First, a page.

Publications

World Politics Review

Nepal Confronts Delicate Task of Integrating Former Maoist Rebels into National Army

Four years ago, Hardik dropped out of his university-level science studies in the Nepali capital, Katmandu, to join Maoist insurgents in the bush. Admittedly scared sick at first, he said the rigors of guerilla warfare hardened his resolve to oust a ruling monarchy hopelessly out of touch with Nepal's poverty.

Today Hardik is one of more than 23,000 members of the People's Liberation Army idling in U.N.-monitored ceasefire camps, where weapons are locked away and his free time is spent doing English grammar exercises or playing the flute.

Nepali Maoists Deny Ongoing Links with Indian Counterparts

KATMANDU, Nepal -- Nepal's Maoist movement has no operational links with the leftist insurgents in India who also call themselves Maoists, the former guerilla army's second-in-command said, dismissing the possibility of any future assistance for their political brethren to the south.

"Political revolution is fixed within a border and we do not export it," Commander Ananta said in an interview with World Politics Review earlier this month at Maoist party headquarters here. "The people of an independent country must decide themselves."

From 7,000 Miles Away, Afghans Anxiously Watch U.S. Presidential Election

MAZAR-E-SHARIF, Afghanistan — As the United States prepares for its presidential election, many Afghans are anxiously watching the race that will bring an end to the administration that triggered the 2001 U.S. intervention in their country and that has designed much of the continued military and development strategy there.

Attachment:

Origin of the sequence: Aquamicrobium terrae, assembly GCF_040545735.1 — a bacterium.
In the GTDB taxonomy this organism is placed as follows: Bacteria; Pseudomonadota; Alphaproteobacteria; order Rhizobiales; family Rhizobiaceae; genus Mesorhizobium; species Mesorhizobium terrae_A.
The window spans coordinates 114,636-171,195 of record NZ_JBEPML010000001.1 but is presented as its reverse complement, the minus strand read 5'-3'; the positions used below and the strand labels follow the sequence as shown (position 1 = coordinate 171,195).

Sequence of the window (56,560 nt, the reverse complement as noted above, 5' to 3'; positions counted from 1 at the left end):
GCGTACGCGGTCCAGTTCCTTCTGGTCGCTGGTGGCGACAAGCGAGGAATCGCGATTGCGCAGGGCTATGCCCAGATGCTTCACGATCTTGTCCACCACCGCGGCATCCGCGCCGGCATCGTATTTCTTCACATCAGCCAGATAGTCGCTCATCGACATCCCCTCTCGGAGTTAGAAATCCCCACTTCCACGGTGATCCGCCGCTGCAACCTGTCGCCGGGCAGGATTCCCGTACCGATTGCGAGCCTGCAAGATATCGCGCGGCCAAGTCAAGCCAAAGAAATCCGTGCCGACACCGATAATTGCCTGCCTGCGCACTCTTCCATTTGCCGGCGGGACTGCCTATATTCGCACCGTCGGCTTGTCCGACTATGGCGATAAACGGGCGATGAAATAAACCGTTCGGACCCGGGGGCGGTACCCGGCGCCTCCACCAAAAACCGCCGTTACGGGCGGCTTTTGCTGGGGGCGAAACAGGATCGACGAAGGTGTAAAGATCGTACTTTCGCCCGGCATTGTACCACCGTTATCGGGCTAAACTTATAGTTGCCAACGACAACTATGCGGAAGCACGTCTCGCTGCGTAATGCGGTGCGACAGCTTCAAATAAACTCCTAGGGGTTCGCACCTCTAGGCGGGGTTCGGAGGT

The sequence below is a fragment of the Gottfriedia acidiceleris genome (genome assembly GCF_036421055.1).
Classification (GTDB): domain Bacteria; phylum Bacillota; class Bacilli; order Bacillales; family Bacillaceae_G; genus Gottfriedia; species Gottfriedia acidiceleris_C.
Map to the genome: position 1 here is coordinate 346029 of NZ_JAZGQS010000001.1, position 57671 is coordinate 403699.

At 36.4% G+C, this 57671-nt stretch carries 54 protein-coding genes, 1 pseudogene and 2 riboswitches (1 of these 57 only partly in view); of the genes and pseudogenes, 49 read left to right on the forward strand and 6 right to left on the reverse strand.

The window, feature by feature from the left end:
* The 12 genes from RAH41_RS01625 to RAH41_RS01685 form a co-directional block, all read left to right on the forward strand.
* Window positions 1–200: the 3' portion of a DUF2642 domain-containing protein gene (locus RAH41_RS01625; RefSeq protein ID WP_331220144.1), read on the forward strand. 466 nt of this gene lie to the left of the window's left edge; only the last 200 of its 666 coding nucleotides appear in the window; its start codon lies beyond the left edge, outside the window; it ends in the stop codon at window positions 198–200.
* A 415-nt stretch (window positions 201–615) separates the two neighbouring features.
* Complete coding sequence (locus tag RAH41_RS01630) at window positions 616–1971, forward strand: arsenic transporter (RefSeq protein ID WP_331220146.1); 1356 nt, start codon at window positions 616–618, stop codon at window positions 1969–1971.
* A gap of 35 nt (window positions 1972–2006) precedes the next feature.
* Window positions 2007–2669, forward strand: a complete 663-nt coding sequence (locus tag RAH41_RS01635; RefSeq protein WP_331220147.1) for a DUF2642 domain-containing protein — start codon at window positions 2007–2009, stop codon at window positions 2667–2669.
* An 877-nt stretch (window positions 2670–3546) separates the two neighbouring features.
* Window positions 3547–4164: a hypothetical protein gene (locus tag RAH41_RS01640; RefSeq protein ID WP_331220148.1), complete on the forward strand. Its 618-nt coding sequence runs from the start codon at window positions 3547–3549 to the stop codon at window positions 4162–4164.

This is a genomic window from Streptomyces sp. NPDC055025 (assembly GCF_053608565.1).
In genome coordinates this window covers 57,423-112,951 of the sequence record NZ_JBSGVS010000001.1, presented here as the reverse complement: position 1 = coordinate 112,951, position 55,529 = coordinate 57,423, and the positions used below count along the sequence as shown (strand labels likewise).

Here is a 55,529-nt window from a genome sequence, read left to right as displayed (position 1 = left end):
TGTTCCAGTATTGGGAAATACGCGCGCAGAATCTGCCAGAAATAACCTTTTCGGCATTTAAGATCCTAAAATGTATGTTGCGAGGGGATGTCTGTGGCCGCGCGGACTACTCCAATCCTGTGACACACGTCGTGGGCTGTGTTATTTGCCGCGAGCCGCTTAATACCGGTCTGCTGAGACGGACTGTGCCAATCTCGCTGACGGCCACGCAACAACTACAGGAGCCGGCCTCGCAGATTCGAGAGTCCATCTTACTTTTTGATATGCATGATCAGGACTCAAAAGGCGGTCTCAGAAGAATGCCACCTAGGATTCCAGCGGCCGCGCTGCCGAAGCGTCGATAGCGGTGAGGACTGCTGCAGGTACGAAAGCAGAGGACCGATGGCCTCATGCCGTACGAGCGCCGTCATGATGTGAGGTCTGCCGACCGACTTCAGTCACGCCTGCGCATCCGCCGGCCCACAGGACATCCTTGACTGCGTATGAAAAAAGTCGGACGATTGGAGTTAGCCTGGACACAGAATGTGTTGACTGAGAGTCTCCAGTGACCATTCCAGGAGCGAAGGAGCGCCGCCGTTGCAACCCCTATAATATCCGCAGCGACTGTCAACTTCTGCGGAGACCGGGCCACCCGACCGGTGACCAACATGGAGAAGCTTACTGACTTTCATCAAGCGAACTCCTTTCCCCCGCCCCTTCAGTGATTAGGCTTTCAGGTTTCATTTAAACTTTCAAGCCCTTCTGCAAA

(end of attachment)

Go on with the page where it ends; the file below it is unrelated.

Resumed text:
Given that Afghanistan, one of the poorest countries in the world, has become almost completely dependent on the foreign assistance the U.S. intervention has brought, Afghans perhaps have good reason for their anxiety.

Suicides Plague Indian Farmers Struggling to Adapt to Changing Economics

NASHIK, India -- On a recent afternoon, Seetabai Atthre heard a faint cry from the edge of a vineyard her family has cultivated for more than 40 years on the arid plains of northern Maharashtra state. Searching through the furrows, she found her husband, Vishal, smoldering on the ground next to an empty can of kerosene. He died in a local hospital three days later from severe burns.

The Atthre farm had not turned a profit in more than two years, and 65-year-old Vishal could no longer secure loans from local banks to pay off the interest on the $5,600 he already owed.

Lebanese Government Investigating Allegations of Army Abuses at Nahr al-Bared

BEIRUT, Lebanon -- Lebanese Prime Minister Fouad Siniora, a staunch U.S. ally, has confirmed that a Lebanese military investigation is underway following allegations that Palestinians living in the country's Nahr al-Bared refugee camp were beaten by Lebanese soldiers, and their homes looted and torched, in the aftermath of last summer's battle between Islamist militants in the camp and the Lebanese army.